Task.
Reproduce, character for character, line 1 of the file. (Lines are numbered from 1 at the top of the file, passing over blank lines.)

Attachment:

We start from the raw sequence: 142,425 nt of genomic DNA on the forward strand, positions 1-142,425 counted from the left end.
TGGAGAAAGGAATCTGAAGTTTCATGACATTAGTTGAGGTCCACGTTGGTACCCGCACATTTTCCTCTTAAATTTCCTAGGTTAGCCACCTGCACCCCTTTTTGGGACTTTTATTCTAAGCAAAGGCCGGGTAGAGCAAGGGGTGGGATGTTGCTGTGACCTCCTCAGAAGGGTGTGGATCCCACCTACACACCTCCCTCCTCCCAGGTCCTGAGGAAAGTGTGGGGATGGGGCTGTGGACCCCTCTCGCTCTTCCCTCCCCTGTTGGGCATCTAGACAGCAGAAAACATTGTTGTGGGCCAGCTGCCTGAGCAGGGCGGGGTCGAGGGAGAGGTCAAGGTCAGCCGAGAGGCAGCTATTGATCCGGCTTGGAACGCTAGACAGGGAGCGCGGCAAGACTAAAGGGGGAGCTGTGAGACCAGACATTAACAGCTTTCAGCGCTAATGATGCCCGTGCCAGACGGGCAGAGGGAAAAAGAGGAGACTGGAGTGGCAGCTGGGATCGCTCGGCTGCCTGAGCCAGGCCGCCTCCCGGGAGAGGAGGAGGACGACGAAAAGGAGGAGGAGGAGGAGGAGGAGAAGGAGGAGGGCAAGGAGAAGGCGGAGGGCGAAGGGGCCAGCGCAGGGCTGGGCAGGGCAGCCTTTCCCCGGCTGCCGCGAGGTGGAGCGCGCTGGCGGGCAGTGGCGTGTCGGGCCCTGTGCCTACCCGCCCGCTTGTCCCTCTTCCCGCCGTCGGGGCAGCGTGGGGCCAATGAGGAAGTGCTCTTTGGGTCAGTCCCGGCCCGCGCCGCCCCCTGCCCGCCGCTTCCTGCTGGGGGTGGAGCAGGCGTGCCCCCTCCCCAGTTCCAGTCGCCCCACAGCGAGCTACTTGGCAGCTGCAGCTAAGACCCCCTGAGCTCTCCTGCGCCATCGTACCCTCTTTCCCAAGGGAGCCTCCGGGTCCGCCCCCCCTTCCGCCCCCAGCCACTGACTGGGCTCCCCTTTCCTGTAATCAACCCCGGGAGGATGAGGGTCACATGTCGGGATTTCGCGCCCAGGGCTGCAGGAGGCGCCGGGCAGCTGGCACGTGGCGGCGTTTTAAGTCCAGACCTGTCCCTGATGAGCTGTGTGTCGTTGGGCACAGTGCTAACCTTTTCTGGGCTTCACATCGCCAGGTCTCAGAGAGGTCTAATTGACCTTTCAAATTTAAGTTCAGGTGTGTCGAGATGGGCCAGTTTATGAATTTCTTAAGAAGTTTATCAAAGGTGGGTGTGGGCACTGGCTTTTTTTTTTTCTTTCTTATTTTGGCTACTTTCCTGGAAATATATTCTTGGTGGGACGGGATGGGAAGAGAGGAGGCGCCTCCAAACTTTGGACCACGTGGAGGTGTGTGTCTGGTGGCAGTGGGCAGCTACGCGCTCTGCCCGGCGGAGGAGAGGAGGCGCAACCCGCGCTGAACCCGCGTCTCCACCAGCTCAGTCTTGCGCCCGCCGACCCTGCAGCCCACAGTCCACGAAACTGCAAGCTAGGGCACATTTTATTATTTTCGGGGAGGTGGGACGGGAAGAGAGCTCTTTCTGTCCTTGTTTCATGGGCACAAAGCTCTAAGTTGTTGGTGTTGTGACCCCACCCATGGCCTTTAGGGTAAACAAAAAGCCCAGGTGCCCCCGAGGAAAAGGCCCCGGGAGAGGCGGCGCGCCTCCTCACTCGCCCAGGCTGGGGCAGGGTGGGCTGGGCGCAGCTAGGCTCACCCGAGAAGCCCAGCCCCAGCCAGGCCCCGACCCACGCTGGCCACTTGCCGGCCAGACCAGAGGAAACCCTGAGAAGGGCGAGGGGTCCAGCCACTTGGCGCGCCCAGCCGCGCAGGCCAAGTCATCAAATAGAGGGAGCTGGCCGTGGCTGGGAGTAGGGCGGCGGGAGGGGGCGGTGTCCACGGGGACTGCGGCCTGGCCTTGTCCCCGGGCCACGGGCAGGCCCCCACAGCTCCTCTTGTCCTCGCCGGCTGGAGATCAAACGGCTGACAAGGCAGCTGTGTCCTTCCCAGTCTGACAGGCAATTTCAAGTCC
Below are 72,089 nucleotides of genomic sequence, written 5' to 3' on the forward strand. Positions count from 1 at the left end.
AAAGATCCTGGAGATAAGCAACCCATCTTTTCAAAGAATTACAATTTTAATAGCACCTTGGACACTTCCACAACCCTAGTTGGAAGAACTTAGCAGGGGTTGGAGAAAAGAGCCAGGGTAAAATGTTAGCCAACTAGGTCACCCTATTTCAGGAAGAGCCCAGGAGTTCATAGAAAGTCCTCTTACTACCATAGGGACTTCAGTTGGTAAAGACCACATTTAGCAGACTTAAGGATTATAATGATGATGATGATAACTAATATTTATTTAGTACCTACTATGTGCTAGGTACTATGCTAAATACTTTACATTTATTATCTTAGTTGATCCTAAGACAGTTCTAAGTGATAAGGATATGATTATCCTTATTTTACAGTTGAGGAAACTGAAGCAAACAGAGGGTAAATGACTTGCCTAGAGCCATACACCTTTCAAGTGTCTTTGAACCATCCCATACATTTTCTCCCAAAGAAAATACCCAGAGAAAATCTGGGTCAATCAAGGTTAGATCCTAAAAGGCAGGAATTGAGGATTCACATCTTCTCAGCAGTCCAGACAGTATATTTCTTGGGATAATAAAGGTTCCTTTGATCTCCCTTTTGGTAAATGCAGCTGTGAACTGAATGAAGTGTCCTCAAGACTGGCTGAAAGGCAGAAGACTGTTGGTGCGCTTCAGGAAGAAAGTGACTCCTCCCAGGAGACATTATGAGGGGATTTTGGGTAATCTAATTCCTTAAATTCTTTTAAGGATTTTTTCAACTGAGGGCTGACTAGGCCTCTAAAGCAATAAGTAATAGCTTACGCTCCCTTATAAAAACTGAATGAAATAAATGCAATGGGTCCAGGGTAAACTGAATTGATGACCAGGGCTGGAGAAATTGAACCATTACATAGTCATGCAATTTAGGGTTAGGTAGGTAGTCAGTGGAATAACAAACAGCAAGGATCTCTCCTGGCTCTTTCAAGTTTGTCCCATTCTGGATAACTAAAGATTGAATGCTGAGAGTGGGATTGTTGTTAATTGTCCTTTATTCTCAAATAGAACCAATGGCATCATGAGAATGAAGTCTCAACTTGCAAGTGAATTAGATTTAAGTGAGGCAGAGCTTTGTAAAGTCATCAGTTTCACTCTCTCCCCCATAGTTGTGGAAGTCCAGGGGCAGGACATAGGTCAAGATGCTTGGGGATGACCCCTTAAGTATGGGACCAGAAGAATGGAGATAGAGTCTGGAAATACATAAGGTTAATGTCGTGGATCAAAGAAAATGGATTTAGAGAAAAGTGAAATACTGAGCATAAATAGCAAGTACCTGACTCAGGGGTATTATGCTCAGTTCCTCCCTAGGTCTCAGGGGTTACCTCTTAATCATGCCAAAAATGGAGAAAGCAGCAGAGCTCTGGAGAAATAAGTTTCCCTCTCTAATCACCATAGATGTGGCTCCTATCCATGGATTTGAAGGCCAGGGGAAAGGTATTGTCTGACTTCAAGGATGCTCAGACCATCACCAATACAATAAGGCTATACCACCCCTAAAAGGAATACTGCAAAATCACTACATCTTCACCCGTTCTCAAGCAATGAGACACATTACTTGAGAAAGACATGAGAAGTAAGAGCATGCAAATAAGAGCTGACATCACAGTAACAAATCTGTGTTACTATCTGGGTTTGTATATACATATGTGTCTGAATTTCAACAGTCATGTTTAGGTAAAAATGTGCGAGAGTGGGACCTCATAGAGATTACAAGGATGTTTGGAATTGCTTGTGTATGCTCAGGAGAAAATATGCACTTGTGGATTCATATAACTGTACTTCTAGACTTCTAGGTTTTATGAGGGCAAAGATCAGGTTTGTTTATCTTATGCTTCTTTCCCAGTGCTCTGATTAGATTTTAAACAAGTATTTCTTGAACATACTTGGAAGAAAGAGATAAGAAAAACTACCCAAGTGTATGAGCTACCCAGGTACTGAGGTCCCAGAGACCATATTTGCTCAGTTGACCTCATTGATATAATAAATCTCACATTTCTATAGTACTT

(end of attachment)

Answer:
We start from the raw sequence: 142,425 nt of genomic DNA on the forward strand, positions 1-142,425 counted from the left end.